Wednesday, May 20, 2015

Does this mean we can sue for decades of less-than-championship baseball?

It’s kind of embarrassing to learn that a court in Chicago is amongst the nearly three dozen filed in federal courts in this country and in Puerto Rico where someone has felt compelled to file a lawsuit against the promoters of the Manny Pacquiao/Floyd Maywether, Jr., fight.

Has this become a court fight?
It seems that there are people who paid the big money in order to be able to see the boxing match that took place earlier this month, and were disappointed with the lack of a fight that Pacquiao was able to put up.

ONE OF THE lawsuits goes so far as to say that “racketeering” was involved, implying that this was some sort of criminal conspiracy along the lines of the Chicago White Sox players conspiring to lose the World Series in 1919 (although in all fairness, those players were found “not guilty” of those charges).

I don’t know if I believe that. I just think it was a dud of a fight – watching Pacquiao lose following 12 rounds. The fact that it was later learned that Pacquiao had a bum shoulder makes it seem miraculous (to me, at least) that he even lasted that long!

But the idea that anybody thinks they ought to get their money back?

I say if you’re goofy enough to pay the ridiculous fees that boxing promoters charge to be able to watch these fights (Pay per View TV), then you take on the risk of seeing the supposed “fight of the century” devolve into fluff.

THEN AGAIN, I’M not one of those people who gets into the spectacle that modern-day professional boxing has become.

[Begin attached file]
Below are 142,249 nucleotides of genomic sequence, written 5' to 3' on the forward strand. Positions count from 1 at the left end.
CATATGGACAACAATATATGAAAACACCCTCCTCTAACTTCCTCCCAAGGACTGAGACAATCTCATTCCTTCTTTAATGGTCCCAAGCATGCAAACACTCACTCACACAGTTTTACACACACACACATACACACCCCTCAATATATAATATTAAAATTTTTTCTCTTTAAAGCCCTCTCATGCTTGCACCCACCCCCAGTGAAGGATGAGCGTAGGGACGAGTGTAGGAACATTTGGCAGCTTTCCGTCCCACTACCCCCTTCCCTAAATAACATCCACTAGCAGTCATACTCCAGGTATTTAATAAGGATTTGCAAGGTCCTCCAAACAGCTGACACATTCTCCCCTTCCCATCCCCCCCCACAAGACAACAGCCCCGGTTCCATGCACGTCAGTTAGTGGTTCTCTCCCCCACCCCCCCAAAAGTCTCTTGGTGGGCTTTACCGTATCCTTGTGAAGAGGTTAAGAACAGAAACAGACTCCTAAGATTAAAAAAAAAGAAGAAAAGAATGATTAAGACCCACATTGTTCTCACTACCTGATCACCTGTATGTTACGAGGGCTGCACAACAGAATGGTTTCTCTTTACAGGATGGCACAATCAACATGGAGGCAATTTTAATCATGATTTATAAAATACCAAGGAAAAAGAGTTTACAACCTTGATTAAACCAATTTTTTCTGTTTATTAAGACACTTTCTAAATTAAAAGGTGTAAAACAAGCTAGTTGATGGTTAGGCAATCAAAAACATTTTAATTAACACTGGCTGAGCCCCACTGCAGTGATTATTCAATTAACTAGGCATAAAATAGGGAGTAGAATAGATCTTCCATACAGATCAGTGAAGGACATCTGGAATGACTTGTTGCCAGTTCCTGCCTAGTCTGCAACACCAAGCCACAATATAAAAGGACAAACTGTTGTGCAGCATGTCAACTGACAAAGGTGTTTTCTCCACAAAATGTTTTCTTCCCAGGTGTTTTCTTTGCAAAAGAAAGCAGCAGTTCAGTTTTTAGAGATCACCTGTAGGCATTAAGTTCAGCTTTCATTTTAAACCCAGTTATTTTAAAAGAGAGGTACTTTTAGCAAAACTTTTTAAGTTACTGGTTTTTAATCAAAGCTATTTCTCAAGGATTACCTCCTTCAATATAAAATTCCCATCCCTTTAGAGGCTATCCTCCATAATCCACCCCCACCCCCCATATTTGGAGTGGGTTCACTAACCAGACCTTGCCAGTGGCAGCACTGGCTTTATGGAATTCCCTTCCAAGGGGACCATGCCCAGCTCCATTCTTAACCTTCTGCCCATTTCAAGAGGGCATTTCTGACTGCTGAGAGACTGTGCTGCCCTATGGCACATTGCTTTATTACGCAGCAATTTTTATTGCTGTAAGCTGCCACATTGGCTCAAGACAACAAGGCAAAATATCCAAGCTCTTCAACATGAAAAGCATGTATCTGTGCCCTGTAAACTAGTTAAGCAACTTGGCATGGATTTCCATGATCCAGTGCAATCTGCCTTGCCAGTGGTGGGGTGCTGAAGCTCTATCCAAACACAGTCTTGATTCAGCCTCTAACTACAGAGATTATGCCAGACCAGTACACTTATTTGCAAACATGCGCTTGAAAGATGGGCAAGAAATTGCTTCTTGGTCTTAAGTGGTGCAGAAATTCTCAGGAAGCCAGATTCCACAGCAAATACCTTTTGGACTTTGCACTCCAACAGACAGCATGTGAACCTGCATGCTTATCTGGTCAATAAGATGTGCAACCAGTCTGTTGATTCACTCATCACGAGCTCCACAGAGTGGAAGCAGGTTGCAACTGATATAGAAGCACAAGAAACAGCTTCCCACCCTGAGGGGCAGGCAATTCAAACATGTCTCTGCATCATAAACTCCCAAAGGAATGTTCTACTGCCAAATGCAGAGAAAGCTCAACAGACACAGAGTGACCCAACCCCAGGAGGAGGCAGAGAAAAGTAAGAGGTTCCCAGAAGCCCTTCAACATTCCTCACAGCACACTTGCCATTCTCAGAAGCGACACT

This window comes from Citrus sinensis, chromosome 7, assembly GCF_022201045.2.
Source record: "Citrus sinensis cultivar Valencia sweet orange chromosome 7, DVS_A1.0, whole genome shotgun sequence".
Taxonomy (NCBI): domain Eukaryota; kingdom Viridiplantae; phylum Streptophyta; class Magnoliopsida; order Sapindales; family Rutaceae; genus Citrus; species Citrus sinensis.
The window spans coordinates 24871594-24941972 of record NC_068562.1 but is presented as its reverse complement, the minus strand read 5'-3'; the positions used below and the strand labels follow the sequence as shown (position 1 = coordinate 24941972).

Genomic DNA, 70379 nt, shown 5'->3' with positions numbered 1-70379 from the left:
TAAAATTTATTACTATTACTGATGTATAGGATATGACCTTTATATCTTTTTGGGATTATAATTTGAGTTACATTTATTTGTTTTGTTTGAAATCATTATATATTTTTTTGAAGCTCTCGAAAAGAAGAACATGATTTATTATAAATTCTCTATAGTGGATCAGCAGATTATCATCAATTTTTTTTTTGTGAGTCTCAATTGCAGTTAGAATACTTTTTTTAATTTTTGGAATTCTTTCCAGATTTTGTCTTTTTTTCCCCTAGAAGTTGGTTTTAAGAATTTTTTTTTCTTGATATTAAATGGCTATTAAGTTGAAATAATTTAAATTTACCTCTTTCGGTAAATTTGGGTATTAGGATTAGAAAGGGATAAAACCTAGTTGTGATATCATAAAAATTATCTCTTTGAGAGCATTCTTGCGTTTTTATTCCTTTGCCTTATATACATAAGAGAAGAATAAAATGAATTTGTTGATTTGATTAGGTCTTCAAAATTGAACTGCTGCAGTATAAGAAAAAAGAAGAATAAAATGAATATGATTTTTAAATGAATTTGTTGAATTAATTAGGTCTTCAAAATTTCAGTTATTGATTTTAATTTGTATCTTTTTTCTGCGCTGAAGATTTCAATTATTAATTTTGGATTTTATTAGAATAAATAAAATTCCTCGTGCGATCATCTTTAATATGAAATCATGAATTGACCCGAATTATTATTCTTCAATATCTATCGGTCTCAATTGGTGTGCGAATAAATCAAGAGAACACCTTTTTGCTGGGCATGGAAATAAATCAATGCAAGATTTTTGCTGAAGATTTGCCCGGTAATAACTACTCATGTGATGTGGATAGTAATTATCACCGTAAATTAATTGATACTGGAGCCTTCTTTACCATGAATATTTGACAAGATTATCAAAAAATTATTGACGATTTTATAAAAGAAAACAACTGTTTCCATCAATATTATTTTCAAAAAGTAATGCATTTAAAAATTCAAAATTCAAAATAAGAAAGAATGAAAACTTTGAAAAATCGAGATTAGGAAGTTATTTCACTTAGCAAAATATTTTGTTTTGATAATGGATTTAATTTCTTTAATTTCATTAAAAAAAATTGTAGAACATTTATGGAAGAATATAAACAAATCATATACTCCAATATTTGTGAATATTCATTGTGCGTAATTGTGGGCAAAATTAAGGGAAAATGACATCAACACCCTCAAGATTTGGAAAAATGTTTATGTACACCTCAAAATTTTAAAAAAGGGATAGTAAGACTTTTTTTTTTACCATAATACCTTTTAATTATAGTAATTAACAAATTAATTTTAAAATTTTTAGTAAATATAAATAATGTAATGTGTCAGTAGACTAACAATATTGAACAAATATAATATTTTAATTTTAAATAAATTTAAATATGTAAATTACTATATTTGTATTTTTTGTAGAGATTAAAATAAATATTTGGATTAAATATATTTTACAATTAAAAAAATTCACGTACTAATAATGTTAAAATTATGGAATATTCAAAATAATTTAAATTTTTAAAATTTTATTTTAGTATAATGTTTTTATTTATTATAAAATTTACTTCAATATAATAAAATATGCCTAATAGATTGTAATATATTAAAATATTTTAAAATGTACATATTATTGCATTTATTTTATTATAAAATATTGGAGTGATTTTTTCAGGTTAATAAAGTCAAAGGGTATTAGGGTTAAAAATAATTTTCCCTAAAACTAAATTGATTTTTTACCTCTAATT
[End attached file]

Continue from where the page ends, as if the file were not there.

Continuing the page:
I wouldn’t have paid money to see the fight. I didn’t pay to see this particular spectacle – although I did read all about Pacquiao’s loss the day after in the papers. I know, I know; how 20th Century of me!

But many did – some 4.4 million people did cough up cash to watch the fight either on HBO or Showtime. As though the people who pay money to watch those networks’ programming don’t pay enough in their standard fee, in addition to this fee to watch the “special” event.

I almost feel like anybody who got swept up in the hype and paid the fee deserves to be out of the money they lost.

I’M HOPING THAT these lawsuits somehow get merged into a single case, and that the case winds up being a loser for the people who are so cheap that they want their money back.

Or better yet, find courts that rule the lawsuits have no merit and they get dismissed out of hand.

As it turns out, Pacquiao had a torn rotator cuff – a shoulder injury for which he has recently had surgery. All too similar to those baseball pitchers who wind up having surgery that requires them to sit out a season or so before they can return to activity.

Perhaps a baseball comparison is relevant.

BECAUSE THE IDEA of a lawsuit being filed because of less-than-stellar athletic performances is so ludicrous. Part of what is at stake in watching professional sports is wondering whether someone will be at their best game and give the stellar performance of a lifetime – or if they will be hung-over from the night before of drinking and skirt-chasing and it will impact their on-field play.

Can we ask for a refund every time the Cubs or White Sox manage to blow a ballgame; arguing that we expected a victory on behalf of the image of Chi? Not another loss – although the people who make those “L” flags that fly over Wrigley Field have found a way to make money off the Cubs’ losing ways.

Does it stand for "Loss" or "Lawsuit?"
The idea that the Cubs have become such a civic embarrassment with their awful play throughout the decades makes about as much sense as a lawsuit over Pacquiao/Maywether.

Then again, these are probably the kind of people who would file a lawsuit against the manufacturer of Ballpark frankfurters on the grounds that they’re not in a ballpark while they actually consume them.


No comments: